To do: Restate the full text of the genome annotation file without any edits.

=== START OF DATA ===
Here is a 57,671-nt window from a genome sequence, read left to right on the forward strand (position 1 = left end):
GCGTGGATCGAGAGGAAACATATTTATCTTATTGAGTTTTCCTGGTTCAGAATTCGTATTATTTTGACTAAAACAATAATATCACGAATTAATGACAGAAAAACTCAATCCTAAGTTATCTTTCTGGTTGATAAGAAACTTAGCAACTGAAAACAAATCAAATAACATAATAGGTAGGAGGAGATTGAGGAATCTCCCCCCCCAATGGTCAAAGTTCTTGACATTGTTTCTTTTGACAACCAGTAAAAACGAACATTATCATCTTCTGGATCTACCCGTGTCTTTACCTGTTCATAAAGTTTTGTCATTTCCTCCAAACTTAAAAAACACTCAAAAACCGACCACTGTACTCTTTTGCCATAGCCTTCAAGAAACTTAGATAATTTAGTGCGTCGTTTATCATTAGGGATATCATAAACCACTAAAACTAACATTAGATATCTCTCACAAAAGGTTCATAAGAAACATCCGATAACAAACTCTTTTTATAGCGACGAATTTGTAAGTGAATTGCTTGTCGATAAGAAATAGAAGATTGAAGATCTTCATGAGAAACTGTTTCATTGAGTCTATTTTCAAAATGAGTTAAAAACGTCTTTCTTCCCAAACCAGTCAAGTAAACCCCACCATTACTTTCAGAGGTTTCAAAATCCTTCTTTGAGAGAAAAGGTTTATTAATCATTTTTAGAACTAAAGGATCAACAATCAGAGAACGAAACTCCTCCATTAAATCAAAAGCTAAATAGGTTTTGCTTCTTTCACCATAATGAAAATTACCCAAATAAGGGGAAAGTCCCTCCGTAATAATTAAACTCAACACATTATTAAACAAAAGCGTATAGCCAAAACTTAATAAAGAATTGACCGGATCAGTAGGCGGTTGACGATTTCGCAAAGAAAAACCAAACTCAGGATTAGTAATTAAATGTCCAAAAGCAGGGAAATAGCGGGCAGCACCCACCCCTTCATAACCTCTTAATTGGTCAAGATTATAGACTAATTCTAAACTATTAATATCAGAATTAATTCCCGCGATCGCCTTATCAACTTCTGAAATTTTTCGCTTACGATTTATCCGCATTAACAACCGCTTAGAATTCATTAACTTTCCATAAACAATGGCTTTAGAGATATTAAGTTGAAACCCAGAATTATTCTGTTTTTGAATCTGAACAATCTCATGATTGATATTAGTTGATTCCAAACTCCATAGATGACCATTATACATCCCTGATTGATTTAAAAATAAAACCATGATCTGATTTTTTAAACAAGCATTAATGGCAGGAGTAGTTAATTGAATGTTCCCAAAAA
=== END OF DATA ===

Here is a 57,671-nt window from a genome sequence, read left to right on the forward strand (position 1 = left end):
GCGTGGATCGAGAGGAAACATATTTATCTTATTGAGTTTTCCTGGTTCAGAATTCGTATTATTTTGACTAAAACAATAATATCACGAATTAATGACAGAAAAACTCAATCCTAAGTTATCTTTCTGGTTGATAAGAAACTTAGCAACTGAAAACAAATCAAATAACATAATAGGTAGGAGGAGATTGAGGAATCTCCCCCCCCAATGGTCAAAGTTCTTGACATTGTTTCTTTTGACAACCAGTAAAAACGAACATTATCATCTTCTGGATCTACCCGTGTCTTTACCTGTTCATAAAGTTTTGTCATTTCCTCCAAACTTAAAAAACACTCAAAAACCGACCACTGTACTCTTTTGCCATAGCCTTCAAGAAACTTAGATAATTTAGTGCGTCGTTTATCATTAGGGATATCATAAACCACTAAAACTAACATTAGATATCTCTCACAAAAGGTTCATAAGAAACATCCGATAACAAACTCTTTTTATAGCGACGAATTTGTAAGTGAATTGCTTGTCGATAAGAAATAGAAGATTGAAGATCTTCATGAGAAACTGTTTCATTGAGTCTATTTTCAAAATGAGTTAAAAACGTCTTTCTTCCCAAACCAGTCAAGTAAACCCCACCATTACTTTCAGAGGTTTCAAAATCCTTCTTTGAGAGAAAAGGTTTATTAATCATTTTTAGAACTAAAGGATCAACAATCAGAGAACGAAACTCCTCCATTAAATCAAAAGCTAAATAGGTTTTGCTTCTTTCACCATAATGAAAATTACCCAAATAAGGGGAAAGTCCCTCCGTAATAATTAAACTCAACACATTATTAAACAAAAGCGTATAGCCAAAACTTAATAAAGAATTGACCGGATCAGTAGGCGGTTGACGATTTCGCAAAGAAAAACCAAACTCAGGATTAGTAATTAAATGTCCAAAAGCAGGGAAATAGCGGGCAGCACCCACCCCTTCATAACCTCTTAATTGGTCAAGATTATAGACTAATTCTAAACTATTAATATCAGAATTAATTCCCGCGATCGCCTTATCAACTTCTGAAATTTTTCGCTTACGATTTATCCGCATTAACAACCGCTTAGAATTCATTAACTTTCCATAAACAATGGCTTTAGAGATATTAAGTTGAAACCCAGAATTATTCTGTTTTTGAATCTGAACAATCTCATGATTGATATTAGTTGATTCCAAACTCCATAGATGACCATTATACATCCCTGATTGATTTAAAAATAAAACCATGATCTGATTTTTTAAACAAGCATTAATGGCAGGAGTAGTTAATTGAATGTTCCCAAAAA